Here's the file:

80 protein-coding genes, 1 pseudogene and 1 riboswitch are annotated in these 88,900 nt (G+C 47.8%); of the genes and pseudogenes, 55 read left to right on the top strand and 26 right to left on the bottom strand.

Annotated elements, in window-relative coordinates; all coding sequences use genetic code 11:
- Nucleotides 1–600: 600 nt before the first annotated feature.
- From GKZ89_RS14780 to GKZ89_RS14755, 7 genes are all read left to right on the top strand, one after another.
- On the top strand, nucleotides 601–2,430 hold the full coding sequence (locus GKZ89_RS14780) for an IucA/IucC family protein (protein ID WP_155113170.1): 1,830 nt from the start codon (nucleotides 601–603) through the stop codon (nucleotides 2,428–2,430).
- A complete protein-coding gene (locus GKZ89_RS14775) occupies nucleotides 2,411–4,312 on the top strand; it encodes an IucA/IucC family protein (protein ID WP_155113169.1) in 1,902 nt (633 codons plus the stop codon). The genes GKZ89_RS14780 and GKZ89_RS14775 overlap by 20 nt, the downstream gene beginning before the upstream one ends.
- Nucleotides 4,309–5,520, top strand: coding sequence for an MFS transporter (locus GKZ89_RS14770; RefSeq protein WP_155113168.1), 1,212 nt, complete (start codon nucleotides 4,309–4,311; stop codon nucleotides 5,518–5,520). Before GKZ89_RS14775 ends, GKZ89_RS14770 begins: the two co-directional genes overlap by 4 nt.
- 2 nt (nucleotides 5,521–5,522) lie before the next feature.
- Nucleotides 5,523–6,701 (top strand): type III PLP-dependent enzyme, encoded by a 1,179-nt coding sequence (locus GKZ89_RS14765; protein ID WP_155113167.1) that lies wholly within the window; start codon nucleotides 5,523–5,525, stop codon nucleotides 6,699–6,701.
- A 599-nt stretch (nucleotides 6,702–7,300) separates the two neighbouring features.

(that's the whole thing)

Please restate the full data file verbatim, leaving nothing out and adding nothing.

80 protein-coding genes, 1 pseudogene and 1 riboswitch are annotated in these 88,900 nt (G+C 47.8%); of the genes and pseudogenes, 55 read left to right on the top strand and 26 right to left on the bottom strand.

Annotated elements, in window-relative coordinates; all coding sequences use genetic code 11:
- Nucleotides 1–600: 600 nt before the first annotated feature.
- From GKZ89_RS14780 to GKZ89_RS14755, 7 genes are all read left to right on the top strand, one after another.
- On the top strand, nucleotides 601–2,430 hold the full coding sequence (locus GKZ89_RS14780) for an IucA/IucC family protein (protein ID WP_155113170.1): 1,830 nt from the start codon (nucleotides 601–603) through the stop codon (nucleotides 2,428–2,430).
- A complete protein-coding gene (locus GKZ89_RS14775) occupies nucleotides 2,411–4,312 on the top strand; it encodes an IucA/IucC family protein (protein ID WP_155113169.1) in 1,902 nt (633 codons plus the stop codon). The genes GKZ89_RS14780 and GKZ89_RS14775 overlap by 20 nt, the downstream gene beginning before the upstream one ends.
- Nucleotides 4,309–5,520, top strand: coding sequence for an MFS transporter (locus GKZ89_RS14770; RefSeq protein WP_155113168.1), 1,212 nt, complete (start codon nucleotides 4,309–4,311; stop codon nucleotides 5,518–5,520). Before GKZ89_RS14775 ends, GKZ89_RS14770 begins: the two co-directional genes overlap by 4 nt.
- 2 nt (nucleotides 5,521–5,522) lie before the next feature.
- Nucleotides 5,523–6,701 (top strand): type III PLP-dependent enzyme, encoded by a 1,179-nt coding sequence (locus GKZ89_RS14765; protein ID WP_155113167.1) that lies wholly within the window; start codon nucleotides 5,523–5,525, stop codon nucleotides 6,699–6,701.
- A 599-nt stretch (nucleotides 6,702–7,300) separates the two neighbouring features.